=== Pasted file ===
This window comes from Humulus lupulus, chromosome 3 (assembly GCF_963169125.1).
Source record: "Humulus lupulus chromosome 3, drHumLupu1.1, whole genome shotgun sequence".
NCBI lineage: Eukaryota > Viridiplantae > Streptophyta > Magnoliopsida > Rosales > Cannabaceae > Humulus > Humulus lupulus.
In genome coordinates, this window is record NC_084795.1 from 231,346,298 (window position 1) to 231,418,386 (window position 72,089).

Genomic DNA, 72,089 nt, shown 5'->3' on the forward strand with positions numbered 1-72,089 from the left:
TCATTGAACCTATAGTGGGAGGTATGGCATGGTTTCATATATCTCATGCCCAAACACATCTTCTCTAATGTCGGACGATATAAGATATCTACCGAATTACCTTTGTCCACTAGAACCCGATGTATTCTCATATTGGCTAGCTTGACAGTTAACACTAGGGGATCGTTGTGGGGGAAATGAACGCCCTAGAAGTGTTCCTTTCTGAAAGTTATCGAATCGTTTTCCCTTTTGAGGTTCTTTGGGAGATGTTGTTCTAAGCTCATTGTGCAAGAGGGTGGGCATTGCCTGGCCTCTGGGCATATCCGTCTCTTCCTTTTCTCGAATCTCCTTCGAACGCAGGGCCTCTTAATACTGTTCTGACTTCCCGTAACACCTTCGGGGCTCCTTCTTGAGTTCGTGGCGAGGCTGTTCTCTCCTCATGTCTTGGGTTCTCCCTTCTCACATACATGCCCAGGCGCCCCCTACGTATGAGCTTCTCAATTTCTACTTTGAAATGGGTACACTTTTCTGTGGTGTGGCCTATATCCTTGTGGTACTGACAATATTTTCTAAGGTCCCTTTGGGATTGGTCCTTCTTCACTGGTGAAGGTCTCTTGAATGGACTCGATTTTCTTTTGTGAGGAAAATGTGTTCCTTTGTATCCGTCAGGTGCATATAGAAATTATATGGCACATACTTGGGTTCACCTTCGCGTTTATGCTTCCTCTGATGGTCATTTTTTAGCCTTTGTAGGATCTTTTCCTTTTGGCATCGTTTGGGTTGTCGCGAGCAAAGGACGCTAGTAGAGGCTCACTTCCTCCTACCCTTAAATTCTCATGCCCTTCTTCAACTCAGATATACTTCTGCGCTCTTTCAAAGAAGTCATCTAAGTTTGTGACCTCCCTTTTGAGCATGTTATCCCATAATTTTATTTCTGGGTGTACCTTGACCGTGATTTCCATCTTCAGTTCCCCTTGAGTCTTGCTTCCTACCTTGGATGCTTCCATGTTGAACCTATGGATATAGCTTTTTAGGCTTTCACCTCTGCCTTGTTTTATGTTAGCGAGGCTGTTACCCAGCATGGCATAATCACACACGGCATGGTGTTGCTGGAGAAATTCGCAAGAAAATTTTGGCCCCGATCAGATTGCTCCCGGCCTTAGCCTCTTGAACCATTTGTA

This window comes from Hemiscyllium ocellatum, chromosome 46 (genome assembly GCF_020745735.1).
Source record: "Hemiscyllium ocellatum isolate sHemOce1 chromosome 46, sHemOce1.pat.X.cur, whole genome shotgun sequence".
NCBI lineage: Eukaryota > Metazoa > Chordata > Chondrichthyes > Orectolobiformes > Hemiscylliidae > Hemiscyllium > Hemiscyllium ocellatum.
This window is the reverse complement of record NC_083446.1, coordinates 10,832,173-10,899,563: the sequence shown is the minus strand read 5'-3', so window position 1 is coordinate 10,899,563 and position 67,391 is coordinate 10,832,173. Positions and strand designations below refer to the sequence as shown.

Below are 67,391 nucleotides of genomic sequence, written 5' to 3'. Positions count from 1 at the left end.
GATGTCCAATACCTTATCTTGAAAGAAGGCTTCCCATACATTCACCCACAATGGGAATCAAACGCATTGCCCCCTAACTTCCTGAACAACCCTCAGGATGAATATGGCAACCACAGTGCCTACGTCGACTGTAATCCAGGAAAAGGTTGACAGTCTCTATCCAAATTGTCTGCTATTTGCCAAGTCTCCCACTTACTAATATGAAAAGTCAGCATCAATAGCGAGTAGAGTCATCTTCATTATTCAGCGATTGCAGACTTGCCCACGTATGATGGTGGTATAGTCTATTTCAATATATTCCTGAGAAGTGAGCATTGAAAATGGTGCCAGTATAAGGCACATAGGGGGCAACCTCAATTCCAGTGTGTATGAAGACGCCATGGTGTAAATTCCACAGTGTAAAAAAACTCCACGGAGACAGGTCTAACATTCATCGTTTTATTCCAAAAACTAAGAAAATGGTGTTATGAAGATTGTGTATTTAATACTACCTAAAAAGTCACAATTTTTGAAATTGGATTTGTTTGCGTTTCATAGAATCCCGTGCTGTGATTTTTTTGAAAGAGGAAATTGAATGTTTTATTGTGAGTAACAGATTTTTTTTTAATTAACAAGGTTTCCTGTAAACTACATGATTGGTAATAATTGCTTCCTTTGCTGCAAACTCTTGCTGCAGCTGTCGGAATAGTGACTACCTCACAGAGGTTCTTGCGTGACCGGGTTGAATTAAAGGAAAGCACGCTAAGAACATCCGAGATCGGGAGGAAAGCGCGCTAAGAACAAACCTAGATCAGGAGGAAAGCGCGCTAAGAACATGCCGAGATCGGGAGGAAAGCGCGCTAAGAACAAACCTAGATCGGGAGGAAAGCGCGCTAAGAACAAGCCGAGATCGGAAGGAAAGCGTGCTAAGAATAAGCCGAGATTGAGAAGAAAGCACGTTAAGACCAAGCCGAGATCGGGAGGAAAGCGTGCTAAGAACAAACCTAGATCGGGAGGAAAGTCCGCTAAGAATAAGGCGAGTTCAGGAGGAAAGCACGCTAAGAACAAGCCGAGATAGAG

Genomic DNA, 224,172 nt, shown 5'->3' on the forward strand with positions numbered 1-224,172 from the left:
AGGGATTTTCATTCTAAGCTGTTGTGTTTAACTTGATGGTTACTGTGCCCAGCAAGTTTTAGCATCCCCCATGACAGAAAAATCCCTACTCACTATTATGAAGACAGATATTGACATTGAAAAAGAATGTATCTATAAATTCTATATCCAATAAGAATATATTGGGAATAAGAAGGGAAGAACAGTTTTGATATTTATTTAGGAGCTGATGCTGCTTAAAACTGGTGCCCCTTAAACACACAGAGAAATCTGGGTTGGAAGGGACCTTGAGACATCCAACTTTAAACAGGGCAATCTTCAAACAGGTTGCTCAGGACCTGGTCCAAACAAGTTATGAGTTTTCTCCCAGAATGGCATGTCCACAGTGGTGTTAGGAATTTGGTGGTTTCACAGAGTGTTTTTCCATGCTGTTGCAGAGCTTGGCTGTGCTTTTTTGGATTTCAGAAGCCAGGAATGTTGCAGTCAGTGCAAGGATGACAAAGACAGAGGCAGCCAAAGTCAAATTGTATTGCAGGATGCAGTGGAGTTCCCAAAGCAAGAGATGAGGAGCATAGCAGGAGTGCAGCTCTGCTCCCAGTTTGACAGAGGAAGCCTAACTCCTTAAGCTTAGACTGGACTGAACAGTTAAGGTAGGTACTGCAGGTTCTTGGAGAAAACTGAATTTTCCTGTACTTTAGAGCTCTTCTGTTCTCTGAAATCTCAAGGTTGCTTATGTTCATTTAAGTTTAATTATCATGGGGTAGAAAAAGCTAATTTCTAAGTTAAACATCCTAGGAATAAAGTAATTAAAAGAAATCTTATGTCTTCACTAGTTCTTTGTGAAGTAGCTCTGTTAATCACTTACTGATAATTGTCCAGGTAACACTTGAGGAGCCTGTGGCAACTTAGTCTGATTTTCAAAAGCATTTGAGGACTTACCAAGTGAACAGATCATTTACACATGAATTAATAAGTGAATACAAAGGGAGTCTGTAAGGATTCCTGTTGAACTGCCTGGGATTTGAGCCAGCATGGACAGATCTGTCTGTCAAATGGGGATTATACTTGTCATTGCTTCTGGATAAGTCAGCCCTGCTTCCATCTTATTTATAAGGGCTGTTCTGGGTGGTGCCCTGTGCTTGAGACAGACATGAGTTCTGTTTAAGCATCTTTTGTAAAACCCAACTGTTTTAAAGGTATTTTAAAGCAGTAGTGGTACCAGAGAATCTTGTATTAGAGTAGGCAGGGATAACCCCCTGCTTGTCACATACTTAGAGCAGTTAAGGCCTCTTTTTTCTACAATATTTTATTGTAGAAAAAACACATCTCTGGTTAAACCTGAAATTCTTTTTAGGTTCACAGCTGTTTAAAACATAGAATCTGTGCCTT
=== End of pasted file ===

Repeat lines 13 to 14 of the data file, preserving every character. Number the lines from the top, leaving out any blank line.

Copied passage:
Genomic DNA, 224,172 nt, shown 5'->3' on the forward strand with positions numbered 1-224,172 from the left:
AGGGATTTTCATTCTAAGCTGTTGTGTTTAACTTGATGGTTACTGTGCCCAGCAAGTTTTAGCATCCCCCATGACAGAAAAATCCCTACTCACTATTATGAAGACAGATATTGACATTGAAAAAGAATGTATCTATAAATTCTATATCCAATAAGAATATATTGGGAATAAGAAGGGAAGAACAGTTTTGATATTTATTTAGGAGCTGATGCTGCTTAAAACTGGTGCCCCTTAAACACACAGAGAAATCTGGGTTGGAAGGGACCTTGAGACATCCAACTTTAAACAGGGCAATCTTCAAACAGGTTGCTCAGGACCTGGTCCAAACAAGTTATGAGTTTTCTCCCAGAATGGCATGTCCACAGTGGTGTTAGGAATTTGGTGGTTTCACAGAGTGTTTTTCCATGCTGTTGCAGAGCTTGGCTGTGCTTTTTTGGATTTCAGAAGCCAGGAATGTTGCAGTCAGTGCAAGGATGACAAAGACAGAGGCAGCCAAAGTCAAATTGTATTGCAGGATGCAGTGGAGTTCCCAAAGCAAGAGATGAGGAGCATAGCAGGAGTGCAGCTCTGCTCCCAGTTTGACAGAGGAAGCCTAACTCCTTAAGCTTAGACTGGACTGAACAGTTAAGGTAGGTACTGCAGGTTCTTGGAGAAAACTGAATTTTCCTGTACTTTAGAGCTCTTCTGTTCTCTGAAATCTCAAGGTTGCTTATGTTCATTTAAGTTTAATTATCATGGGGTAGAAAAAGCTAATTTCTAAGTTAAACATCCTAGGAATAAAGTAATTAAAAGAAATCTTATGTCTTCACTAGTTCTTTGTGAAGTAGCTCTGTTAATCACTTACTGATAATTGTCCAGGTAACACTTGAGGAGCCTGTGGCAACTTAGTCTGATTTTCAAAAGCATTTGAGGACTTACCAAGTGAACAGATCATTTACACATGAATTAATAAGTGAATACAAAGGGAGTCTGTAAGGATTCCTGTTGAACTGCCTGGGATTTGAGCCAGCATGGACAGATCTGTCTGTCAAATGGGGATTATACTTGTCATTGCTTCTGGATAAGTCAGCCCTGCTTCCATCTTATTTATAAGGGCTGTTCTGGGTGGTGCCCTGTGCTTGAGACAGACATGAGTTCTGTTTAAGCATCTTTTGTAAAACCCAACTGTTTTAAAGGTATTTTAAAGCAGTAGTGGTACCAGAGAATCTTGTATTAGAGTAGGCAGGGATAACCCCCTGCTTGTCACATACTTAGAGCAGTTAAGGCCTCTTTTTTCTACAATATTTTATTGTAGAAAAAACACATCTCTGGTTAAACCTGAAATTCTTTTTAGGTTCACAGCTGTTTAAAACATAGAATCTGTGCCTT